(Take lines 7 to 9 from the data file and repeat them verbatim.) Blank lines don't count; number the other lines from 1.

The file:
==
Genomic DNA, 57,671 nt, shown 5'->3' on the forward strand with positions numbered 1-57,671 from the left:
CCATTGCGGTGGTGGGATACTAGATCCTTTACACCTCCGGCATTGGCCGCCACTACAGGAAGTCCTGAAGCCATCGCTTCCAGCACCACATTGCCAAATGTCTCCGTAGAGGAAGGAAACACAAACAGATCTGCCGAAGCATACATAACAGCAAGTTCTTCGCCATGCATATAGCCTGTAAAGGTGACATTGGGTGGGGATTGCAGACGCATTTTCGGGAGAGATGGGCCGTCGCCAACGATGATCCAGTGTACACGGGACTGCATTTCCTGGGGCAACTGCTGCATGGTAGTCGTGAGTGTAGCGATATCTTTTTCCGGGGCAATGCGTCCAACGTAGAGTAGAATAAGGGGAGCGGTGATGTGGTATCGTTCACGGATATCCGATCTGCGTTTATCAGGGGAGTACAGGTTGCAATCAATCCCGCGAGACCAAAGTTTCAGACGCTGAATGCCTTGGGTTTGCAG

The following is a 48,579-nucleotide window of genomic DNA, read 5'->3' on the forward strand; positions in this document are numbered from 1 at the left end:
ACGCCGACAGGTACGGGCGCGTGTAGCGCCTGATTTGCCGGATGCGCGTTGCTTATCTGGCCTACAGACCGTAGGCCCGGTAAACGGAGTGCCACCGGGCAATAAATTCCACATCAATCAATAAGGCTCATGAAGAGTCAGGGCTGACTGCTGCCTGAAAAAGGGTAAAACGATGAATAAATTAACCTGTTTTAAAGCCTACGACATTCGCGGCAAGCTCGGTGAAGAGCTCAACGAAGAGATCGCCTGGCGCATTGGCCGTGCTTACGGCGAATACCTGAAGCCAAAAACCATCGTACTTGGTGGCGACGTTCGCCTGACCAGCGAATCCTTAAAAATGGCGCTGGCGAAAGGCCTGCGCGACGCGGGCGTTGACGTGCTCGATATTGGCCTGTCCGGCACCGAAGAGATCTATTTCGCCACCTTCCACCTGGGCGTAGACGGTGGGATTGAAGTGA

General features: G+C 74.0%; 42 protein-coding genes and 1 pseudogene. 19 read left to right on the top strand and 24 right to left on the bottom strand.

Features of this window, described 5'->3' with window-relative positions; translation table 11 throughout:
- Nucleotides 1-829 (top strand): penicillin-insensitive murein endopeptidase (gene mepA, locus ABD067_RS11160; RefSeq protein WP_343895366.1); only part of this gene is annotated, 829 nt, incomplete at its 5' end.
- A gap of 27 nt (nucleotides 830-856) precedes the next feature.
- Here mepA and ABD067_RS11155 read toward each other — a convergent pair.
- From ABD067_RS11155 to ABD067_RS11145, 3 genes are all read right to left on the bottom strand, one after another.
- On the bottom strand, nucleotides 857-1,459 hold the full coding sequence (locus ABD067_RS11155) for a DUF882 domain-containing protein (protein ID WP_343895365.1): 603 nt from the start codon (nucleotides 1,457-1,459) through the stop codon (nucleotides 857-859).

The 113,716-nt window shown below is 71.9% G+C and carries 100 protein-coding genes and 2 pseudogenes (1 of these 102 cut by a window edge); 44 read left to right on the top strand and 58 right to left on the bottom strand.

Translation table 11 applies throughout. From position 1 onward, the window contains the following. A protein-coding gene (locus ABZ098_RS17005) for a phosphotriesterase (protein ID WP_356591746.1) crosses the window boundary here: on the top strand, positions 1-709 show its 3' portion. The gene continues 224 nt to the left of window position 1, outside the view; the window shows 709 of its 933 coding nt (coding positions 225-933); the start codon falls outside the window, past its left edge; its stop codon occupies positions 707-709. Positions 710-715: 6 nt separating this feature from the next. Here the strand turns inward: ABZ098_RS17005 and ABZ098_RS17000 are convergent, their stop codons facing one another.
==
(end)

- Nucleotides 1-829 (top strand): penicillin-insensitive murein endopeptidase (gene mepA, locus ABD067_RS11160; RefSeq protein WP_343895366.1); only part of this gene is annotated, 829 nt, incomplete at its 5' end.
- A gap of 27 nt (nucleotides 830-856) precedes the next feature.
- Here mepA and ABD067_RS11155 read toward each other — a convergent pair.